[ab-duh-muhn, ab-doh-]
abdomen, in humans and other vertebrates, portion of the trunk between the diaphragm and lower pelvis. In humans the wall of the abdomen is a muscular structure covered by fascia, fat, and skin. The abdominal cavity is lined with a thin membrane, the peritoneum, which encloses the stomach, intestines, liver, and gall bladder; the pancreas, kidneys, and urinary bladder are located behind the peritoneum. The abdomen of the female also contains the ovaries, fallopian tubes, and uterus. The navel, or umbilicus, an exterior scar on the front of the abdomen, marks the point of attachment of the fetus to the maternal organism before birth. In insects, crustacea, and some other arthropods, the term abdomen refers to the entire rear portion of the body.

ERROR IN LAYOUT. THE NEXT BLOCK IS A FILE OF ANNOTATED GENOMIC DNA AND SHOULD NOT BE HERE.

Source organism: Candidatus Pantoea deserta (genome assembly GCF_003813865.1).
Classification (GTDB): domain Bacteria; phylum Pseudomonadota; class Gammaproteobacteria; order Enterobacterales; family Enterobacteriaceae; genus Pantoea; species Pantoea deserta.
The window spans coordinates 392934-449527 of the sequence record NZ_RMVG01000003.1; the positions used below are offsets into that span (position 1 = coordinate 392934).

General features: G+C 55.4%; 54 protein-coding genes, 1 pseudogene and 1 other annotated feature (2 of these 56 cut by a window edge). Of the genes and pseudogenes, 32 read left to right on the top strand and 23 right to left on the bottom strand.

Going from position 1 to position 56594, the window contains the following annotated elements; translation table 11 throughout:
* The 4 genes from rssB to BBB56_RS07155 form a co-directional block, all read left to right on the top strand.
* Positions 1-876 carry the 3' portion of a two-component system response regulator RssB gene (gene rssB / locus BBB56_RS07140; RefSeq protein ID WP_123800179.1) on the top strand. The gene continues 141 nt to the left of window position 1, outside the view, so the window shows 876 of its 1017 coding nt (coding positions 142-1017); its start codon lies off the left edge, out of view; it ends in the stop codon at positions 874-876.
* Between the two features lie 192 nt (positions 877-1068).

The linea alba is a fibrous structure that runs down the midline of the abdomen in humans and other vertebrates. The name means white line and the linea alba is indeed white, being composed mostly of collagen connective tissue.

It is formed by the fusion of the aponeuroses of the abdominal muscles, and it separates the left and right rectus abdominis muscles. In muscular individuals its presence can be seen on the skin, forming the depression between the left and right halves of a "six pack."

Because it consists of only connective tissue, and doesn't contain important nerves or blood vessels, a median incision through the linea alba is a common surgical approach.

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  • (before removing skin)
  • (after removing skin)

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